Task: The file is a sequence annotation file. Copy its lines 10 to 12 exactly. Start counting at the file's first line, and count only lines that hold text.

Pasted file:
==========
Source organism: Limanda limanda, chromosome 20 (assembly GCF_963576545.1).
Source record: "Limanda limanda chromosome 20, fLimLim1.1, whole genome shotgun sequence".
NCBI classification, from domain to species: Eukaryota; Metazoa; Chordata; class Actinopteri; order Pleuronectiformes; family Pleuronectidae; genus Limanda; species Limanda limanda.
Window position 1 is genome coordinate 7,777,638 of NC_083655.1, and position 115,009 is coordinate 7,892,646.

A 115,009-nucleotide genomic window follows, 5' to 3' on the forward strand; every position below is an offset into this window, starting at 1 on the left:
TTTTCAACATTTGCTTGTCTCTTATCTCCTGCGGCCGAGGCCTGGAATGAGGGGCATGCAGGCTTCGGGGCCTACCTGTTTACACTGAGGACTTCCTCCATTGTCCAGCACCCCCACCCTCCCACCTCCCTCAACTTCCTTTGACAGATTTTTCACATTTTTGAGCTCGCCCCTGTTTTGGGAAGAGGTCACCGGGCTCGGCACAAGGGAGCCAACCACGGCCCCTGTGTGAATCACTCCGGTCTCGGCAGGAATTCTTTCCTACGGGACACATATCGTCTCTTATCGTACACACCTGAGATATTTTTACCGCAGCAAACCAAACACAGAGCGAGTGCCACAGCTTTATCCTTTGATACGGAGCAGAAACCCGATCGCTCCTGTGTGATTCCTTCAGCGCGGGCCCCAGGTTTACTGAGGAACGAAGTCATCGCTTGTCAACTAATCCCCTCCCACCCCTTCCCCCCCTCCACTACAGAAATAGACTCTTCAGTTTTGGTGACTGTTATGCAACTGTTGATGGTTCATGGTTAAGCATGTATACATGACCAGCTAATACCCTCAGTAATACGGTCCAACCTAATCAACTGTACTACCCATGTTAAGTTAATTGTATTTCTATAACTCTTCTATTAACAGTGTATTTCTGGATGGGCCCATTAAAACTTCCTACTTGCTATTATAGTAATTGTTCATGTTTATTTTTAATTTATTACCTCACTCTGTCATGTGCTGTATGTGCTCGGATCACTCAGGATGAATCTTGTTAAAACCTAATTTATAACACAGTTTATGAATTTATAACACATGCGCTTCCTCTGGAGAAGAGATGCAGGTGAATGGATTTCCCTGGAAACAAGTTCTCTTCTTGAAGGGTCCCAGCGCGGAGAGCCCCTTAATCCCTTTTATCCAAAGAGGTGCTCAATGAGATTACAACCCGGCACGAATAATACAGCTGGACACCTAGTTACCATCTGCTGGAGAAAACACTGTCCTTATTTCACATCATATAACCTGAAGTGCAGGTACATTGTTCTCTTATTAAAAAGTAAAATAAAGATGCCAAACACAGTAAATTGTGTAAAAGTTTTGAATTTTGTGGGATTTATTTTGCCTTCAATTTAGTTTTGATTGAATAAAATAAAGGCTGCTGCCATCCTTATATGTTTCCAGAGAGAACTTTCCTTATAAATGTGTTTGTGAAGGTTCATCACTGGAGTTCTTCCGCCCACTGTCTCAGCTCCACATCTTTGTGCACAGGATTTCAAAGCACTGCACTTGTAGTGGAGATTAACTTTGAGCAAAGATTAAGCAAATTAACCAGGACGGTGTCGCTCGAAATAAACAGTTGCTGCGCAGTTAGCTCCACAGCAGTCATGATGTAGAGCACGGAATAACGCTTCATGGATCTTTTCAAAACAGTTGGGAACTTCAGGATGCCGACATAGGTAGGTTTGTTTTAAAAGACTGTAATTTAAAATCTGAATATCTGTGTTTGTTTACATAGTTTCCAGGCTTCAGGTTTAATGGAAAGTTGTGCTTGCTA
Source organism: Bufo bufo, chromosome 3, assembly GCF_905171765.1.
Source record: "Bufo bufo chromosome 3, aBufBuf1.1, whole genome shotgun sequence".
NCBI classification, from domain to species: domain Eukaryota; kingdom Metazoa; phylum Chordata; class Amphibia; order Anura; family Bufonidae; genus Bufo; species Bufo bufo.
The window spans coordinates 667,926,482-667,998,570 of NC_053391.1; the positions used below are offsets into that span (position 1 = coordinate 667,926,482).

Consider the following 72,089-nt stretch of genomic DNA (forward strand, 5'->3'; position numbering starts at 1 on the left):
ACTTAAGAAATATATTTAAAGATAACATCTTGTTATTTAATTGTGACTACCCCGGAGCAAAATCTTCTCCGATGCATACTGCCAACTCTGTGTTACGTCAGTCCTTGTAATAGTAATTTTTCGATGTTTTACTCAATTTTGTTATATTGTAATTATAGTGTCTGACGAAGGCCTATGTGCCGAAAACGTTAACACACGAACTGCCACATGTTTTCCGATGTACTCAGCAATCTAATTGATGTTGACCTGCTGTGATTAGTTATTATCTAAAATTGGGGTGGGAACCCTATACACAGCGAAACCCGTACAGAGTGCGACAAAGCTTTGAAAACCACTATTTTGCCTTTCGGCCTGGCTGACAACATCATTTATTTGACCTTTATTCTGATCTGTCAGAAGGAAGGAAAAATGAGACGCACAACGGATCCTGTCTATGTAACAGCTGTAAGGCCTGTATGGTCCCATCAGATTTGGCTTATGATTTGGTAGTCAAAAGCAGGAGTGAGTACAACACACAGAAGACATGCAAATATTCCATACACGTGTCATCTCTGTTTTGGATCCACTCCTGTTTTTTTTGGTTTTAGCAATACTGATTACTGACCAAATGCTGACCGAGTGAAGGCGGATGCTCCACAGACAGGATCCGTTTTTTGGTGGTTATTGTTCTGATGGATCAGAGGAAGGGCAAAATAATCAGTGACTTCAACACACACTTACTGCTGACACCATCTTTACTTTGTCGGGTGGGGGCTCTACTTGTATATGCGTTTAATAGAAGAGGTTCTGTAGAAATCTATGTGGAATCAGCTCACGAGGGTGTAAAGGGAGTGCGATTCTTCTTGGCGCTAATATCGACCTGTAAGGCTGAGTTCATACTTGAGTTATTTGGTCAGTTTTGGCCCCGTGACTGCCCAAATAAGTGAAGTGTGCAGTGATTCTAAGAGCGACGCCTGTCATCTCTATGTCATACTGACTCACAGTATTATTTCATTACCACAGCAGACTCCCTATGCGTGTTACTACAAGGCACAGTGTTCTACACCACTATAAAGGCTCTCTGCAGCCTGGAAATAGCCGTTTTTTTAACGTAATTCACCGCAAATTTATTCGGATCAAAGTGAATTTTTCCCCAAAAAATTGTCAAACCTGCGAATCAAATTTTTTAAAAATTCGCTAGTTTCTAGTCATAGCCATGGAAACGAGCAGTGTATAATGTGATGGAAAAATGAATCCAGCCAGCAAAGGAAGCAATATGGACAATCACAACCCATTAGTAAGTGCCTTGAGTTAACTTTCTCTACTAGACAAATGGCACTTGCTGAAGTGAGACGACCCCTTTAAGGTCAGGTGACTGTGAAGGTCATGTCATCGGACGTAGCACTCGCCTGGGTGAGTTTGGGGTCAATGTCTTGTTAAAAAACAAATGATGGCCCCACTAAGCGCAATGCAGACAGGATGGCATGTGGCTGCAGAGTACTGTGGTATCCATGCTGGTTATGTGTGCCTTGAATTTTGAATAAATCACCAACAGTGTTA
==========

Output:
The window spans coordinates 667,926,482-667,998,570 of NC_053391.1; the positions used below are offsets into that span (position 1 = coordinate 667,926,482).

Consider the following 72,089-nt stretch of genomic DNA (forward strand, 5'->3'; position numbering starts at 1 on the left):
ACTTAAGAAATATATTTAAAGATAACATCTTGTTATTTAATTGTGACTACCCCGGAGCAAAATCTTCTCCGATGCATACTGCCAACTCTGTGTTACGTCAGTCCTTGTAATAGTAATTTTTCGATGTTTTACTCAATTTTGTTATATTGTAATTATAGTGTCTGACGAAGGCCTATGTGCCGAAAACGTTAACACACGAACTGCCACATGTTTTCCGATGTACTCAGCAATCTAATTGATGTTGACCTGCTGTGATTAGTTATTATCTAAAATTGGGGTGGGAACCCTATACACAGCGAAACCCGTACAGAGTGCGACAAAGCTTTGAAAACCACTATTTTGCCTTTCGGCCTGGCTGACAACATCATTTATTTGACCTTTATTCTGATCTGTCAGAAGGAAGGAAAAATGAGACGCACAACGGATCCTGTCTATGTAACAGCTGTAAGGCCTGTATGGTCCCATCAGATTTGGCTTATGATTTGGTAGTCAAAAGCAGGAGTGAGTACAACACACAGAAGACATGCAAATATTCCATACACGTGTCATCTCTGTTTTGGATCCACTCCTGTTTTTTTTGGTTTTAGCAATACTGATTACTGACCAAATGCTGACCGAGTGAAGGCGGATGCTCCACAGACAGGATCCGTTTTTTGGTGGTTATTGTTCTGATGGATCAGAGGAAGGGCAAAATAATCAGTGACTTCAACACACACTTACTGCTGACACCATCTTTACTTTGTCGGGTGGGGGCTCTACTTGTATATGCGTTTAATAGAAGAGGTTCTGTAGAAATCTATGTGGAATCAGCTCACGAGGGTGTAAAGGGAGTGCGATTCTTCTTGGCGCTAATATCGACCTGTAAGGCTGAGTTCATACTTGAGTTATTTGGTCAGTTTTGGCCCCGTGACTGCCCAAATAAGTGAAGTGTGCAGTGATTCTAAGAGCGACGCCTGTCATCTCTATGTCATACTGACTCACAGTATTATTTCATTACCACAGCAGACTCCCTATGCGTGTTACTACAAGGCACAGTGTTCTACACCACTATAAAGGCTCTCTGCAGCCTGGAAATAGCCGTTTTTTTAACGTAATTCACCGCAAATTTATTCGGATCAAAGTGAATTTTTCCCCAAAAAATTGTCAAACCTGCGAATCAAATTTTTTAAAAATTCGCTAGTTTCTAGTCATAGCCATGGAAACGAGCAGTGTATAATGTGATGGAAAAATGAATCCAGCCAGCAAAGGAAGCAATATGGACAATCACAACCCATTAGTAAGTGCCTTGAGTTAACTTTCTCTACTAGACAAATGGCACTTGCTGAAGTGAGACGACCCCTTTAAGGTCAGGTGACTGTGAAGGTCATGTCATCGGACGTAGCACTCGCCTGGGTGAGTTTGGGGTCAATGTCTTGTTAAAAAACAAATGATGGCCCCACTAAGCGCAATGCAGACAGGATGGCATGTGGCTGCAGAGTACTGTGGTATCCATGCTGGTTATGTGTGCCTTGAATTTTGAATAAATCACCAACAGTGTTA